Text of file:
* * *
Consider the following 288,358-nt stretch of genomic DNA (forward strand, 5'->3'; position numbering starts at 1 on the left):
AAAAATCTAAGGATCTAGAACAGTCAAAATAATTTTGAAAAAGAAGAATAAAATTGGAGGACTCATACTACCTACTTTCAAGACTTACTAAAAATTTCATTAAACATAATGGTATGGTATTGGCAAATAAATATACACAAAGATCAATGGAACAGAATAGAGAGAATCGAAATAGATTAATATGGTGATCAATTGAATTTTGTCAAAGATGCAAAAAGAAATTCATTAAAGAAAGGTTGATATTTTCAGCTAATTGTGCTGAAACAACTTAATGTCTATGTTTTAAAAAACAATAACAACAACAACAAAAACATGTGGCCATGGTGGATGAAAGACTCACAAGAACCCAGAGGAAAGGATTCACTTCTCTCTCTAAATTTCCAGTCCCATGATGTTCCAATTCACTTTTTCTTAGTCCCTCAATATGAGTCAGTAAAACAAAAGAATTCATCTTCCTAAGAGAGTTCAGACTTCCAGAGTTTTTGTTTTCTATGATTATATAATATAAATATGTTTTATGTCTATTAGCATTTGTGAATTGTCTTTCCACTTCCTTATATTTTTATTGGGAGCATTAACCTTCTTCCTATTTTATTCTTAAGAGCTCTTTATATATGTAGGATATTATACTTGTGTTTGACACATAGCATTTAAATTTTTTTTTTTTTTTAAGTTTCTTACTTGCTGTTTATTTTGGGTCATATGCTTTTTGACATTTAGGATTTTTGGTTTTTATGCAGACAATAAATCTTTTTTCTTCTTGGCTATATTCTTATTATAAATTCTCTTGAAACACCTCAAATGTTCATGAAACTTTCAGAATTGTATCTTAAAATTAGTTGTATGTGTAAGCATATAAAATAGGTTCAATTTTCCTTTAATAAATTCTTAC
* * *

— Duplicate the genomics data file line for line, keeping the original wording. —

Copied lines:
Consider the following 288,358-nt stretch of genomic DNA (forward strand, 5'->3'; position numbering starts at 1 on the left):
AAAAATCTAAGGATCTAGAACAGTCAAAATAATTTTGAAAAAGAAGAATAAAATTGGAGGACTCATACTACCTACTTTCAAGACTTACTAAAAATTTCATTAAACATAATGGTATGGTATTGGCAAATAAATATACACAAAGATCAATGGAACAGAATAGAGAGAATCGAAATAGATTAATATGGTGATCAATTGAATTTTGTCAAAGATGCAAAAAGAAATTCATTAAAGAAAGGTTGATATTTTCAGCTAATTGTGCTGAAACAACTTAATGTCTATGTTTTAAAAAACAATAACAACAACAACAAAAACATGTGGCCATGGTGGATGAAAGACTCACAAGAACCCAGAGGAAAGGATTCACTTCTCTCTCTAAATTTCCAGTCCCATGATGTTCCAATTCACTTTTTCTTAGTCCCTCAATATGAGTCAGTAAAACAAAAGAATTCATCTTCCTAAGAGAGTTCAGACTTCCAGAGTTTTTGTTTTCTATGATTATATAATATAAATATGTTTTATGTCTATTAGCATTTGTGAATTGTCTTTCCACTTCCTTATATTTTTATTGGGAGCATTAACCTTCTTCCTATTTTATTCTTAAGAGCTCTTTATATATGTAGGATATTATACTTGTGTTTGACACATAGCATTTAAATTTTTTTTTTTTTTTAAGTTTCTTACTTGCTGTTTATTTTGGGTCATATGCTTTTTGACATTTAGGATTTTTGGTTTTTATGCAGACAATAAATCTTTTTTCTTCTTGGCTATATTCTTATTATAAATTCTCTTGAAACACCTCAAATGTTCATGAAACTTTCAGAATTGTATCTTAAAATTAGTTGTATGTGTAAGCATATAAAATAGGTTCAATTTTCCTTTAATAAATTCTTAC